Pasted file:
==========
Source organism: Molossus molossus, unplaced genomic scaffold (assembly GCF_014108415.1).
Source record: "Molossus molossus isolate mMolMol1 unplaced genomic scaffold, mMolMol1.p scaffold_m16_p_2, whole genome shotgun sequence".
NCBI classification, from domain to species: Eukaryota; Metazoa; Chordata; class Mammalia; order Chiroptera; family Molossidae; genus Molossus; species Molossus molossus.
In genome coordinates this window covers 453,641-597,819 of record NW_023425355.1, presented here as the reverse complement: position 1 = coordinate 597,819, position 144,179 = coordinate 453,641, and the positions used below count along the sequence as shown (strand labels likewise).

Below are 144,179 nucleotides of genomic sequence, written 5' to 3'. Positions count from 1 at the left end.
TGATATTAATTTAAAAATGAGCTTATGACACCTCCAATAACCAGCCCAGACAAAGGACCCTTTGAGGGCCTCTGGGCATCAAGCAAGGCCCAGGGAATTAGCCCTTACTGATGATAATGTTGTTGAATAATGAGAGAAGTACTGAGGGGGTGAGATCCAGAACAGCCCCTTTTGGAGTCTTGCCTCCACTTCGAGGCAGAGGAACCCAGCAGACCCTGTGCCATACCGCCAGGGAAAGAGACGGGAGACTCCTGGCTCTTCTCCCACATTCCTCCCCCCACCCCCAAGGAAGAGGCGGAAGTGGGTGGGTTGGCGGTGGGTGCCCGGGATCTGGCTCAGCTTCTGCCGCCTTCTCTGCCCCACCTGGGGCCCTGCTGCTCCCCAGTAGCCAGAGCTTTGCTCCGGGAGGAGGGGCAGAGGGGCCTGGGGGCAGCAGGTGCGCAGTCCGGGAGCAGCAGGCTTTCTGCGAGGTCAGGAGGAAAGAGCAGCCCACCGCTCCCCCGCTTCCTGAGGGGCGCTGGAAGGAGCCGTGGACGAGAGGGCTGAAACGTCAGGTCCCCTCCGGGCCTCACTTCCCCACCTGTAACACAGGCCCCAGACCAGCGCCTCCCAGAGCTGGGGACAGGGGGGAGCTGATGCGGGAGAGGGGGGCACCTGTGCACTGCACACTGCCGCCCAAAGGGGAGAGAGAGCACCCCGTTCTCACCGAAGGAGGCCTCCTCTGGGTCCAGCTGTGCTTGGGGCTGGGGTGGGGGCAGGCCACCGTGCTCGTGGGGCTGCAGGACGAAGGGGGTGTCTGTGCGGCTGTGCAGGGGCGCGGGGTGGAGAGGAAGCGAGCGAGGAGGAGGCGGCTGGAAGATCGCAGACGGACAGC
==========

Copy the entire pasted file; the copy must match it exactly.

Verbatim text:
Source organism: Molossus molossus, unplaced genomic scaffold (assembly GCF_014108415.1).
Source record: "Molossus molossus isolate mMolMol1 unplaced genomic scaffold, mMolMol1.p scaffold_m16_p_2, whole genome shotgun sequence".
NCBI classification, from domain to species: Eukaryota; Metazoa; Chordata; class Mammalia; order Chiroptera; family Molossidae; genus Molossus; species Molossus molossus.
In genome coordinates this window covers 453,641-597,819 of record NW_023425355.1, presented here as the reverse complement: position 1 = coordinate 597,819, position 144,179 = coordinate 453,641, and the positions used below count along the sequence as shown (strand labels likewise).

Below are 144,179 nucleotides of genomic sequence, written 5' to 3'. Positions count from 1 at the left end.
TGATATTAATTTAAAAATGAGCTTATGACACCTCCAATAACCAGCCCAGACAAAGGACCCTTTGAGGGCCTCTGGGCATCAAGCAAGGCCCAGGGAATTAGCCCTTACTGATGATAATGTTGTTGAATAATGAGAGAAGTACTGAGGGGGTGAGATCCAGAACAGCCCCTTTTGGAGTCTTGCCTCCACTTCGAGGCAGAGGAACCCAGCAGACCCTGTGCCATACCGCCAGGGAAAGAGACGGGAGACTCCTGGCTCTTCTCCCACATTCCTCCCCCCACCCCCAAGGAAGAGGCGGAAGTGGGTGGGTTGGCGGTGGGTGCCCGGGATCTGGCTCAGCTTCTGCCGCCTTCTCTGCCCCACCTGGGGCCCTGCTGCTCCCCAGTAGCCAGAGCTTTGCTCCGGGAGGAGGGGCAGAGGGGCCTGGGGGCAGCAGGTGCGCAGTCCGGGAGCAGCAGGCTTTCTGCGAGGTCAGGAGGAAAGAGCAGCCCACCGCTCCCCCGCTTCCTGAGGGGCGCTGGAAGGAGCCGTGGACGAGAGGGCTGAAACGTCAGGTCCCCTCCGGGCCTCACTTCCCCACCTGTAACACAGGCCCCAGACCAGCGCCTCCCAGAGCTGGGGACAGGGGGGAGCTGATGCGGGAGAGGGGGGCACCTGTGCACTGCACACTGCCGCCCAAAGGGGAGAGAGAGCACCCCGTTCTCACCGAAGGAGGCCTCCTCTGGGTCCAGCTGTGCTTGGGGCTGGGGTGGGGGCAGGCCACCGTGCTCGTGGGGCTGCAGGACGAAGGGGGTGTCTGTGCGGCTGTGCAGGGGCGCGGGGTGGAGAGGAAGCGAGCGAGGAGGAGGCGGCTGGAAGATCGCAGACGGACAGC